Tuesday, August 19, 2008

Beijing Olympic Freestyle Champion: Henry Cejudo

Twenty-one year old Henry Cejudo won the gold medal in the 55-kilogram (121 lbs) weight class today against Japan's Tomohiro Matsunaga.

Congratulations, Henry!

The Petro Bandito

Yesterday, a reader of my blog gifted me the latest copy of The Milken Institute Review: A Journal of Economic Policy, not necessarily for the article (one of several) within it by Laurence Kerr titled, “Whither Mexico?” but to share with me yet another stereotype depicting Mexicans trapped in the early twentieth century. The cover of this issue of TMIR imagines a Mexican bandit (He could be a revolutionario. Who knows? They are the same to many) panoplied with bandoliers, a gruff countenance, PEMEX safety helmet substituting for a sombrero, and instead of holding a 30/30 carabina this oil vandal passively holds a gas nozzle, all the while sitting on top of a dreary looking caballo.

I realize that many publications, even serious ones like the TMIR, find it necessary to caricature subjects on their covers to catch the attention of readers but it is interesting how entrenched stereotypes are updated, and in the process reinforce popular views of groups. Instead of the Frito Bandito we have today in the TMIR’s cover the petro bandito. Past covers of the TMIR similarly fantasize stereotypical depictions of national symbols (like Uncle Sam being a jocular, elder Anglo Saxon), groups, and a number of eroticized women (http://www.milkeninstitute.org/publications/publications.taf?function=list&cat=mir ).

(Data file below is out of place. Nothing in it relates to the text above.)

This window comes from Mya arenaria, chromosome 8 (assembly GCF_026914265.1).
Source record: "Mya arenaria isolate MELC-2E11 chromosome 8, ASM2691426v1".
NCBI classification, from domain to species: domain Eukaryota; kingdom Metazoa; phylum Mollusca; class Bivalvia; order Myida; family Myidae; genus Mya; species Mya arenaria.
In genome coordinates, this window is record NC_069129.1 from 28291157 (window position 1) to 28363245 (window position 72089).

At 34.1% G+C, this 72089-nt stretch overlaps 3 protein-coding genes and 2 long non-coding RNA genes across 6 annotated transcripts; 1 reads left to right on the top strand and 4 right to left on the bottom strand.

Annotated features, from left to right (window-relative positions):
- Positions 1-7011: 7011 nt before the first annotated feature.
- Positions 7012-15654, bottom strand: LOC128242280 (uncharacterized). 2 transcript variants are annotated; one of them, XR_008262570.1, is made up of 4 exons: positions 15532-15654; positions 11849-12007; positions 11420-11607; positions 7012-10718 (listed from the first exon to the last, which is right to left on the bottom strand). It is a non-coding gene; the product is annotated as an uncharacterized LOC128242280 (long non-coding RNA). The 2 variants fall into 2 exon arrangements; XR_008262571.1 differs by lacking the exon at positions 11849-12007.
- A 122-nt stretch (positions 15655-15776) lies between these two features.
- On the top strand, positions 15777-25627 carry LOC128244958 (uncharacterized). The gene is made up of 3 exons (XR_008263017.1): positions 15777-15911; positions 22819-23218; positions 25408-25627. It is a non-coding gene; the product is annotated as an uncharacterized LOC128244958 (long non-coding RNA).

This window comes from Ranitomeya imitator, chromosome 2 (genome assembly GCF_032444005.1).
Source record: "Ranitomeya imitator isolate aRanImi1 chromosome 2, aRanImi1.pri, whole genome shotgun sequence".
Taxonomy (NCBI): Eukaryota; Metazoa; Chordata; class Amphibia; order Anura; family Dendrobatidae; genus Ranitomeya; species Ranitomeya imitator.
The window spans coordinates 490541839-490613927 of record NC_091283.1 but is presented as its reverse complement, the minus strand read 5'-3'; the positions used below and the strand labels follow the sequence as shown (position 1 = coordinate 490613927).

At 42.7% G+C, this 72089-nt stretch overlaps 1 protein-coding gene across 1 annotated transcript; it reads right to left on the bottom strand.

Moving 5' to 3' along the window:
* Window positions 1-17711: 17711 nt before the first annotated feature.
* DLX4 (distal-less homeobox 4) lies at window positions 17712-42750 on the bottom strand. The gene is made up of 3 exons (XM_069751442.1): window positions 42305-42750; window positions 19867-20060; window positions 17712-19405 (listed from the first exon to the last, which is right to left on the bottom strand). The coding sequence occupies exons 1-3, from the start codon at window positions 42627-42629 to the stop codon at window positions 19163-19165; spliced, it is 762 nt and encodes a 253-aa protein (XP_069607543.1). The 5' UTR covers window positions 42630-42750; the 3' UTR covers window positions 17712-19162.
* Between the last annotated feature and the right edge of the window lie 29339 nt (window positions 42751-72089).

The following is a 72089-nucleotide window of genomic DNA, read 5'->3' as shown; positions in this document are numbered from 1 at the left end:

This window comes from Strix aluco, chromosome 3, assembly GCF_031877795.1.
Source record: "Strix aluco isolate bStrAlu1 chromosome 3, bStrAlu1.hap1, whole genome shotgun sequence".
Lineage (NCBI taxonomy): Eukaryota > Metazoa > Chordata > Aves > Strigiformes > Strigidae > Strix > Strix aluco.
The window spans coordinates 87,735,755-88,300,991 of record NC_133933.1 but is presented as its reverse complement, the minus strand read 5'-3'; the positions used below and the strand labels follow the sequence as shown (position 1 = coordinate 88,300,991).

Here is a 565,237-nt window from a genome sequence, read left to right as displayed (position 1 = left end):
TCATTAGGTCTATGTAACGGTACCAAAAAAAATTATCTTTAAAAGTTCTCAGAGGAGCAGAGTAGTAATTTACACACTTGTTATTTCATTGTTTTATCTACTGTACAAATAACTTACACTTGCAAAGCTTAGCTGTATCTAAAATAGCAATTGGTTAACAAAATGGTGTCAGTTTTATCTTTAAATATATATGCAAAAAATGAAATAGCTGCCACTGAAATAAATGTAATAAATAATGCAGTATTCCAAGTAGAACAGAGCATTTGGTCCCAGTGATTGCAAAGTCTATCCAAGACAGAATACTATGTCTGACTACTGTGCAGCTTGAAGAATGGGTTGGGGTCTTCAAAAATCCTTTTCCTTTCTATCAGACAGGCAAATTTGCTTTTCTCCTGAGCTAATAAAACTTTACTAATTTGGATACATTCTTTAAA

The problem with stereotypes, however, is that they drastically limit how we view reality, and ultimately how we act as a result. I wonder how many PEMEX executives, or company employees for that matter, of today actually ride around oil fields, calculate profits, or distribute gasoline atop of horses, complete with 30/30 ammo?

BTW: Kerr, a former minister-counselor for economic affairs at the U.S. Embassy in Mexico City, writes a succinct, yet insightful, economic critique of the policies of Mexican presidential administrations since the 1930s. I am left to wonder what stereotypes of Kerr and his peer group floats within the minds of the people at TMIR?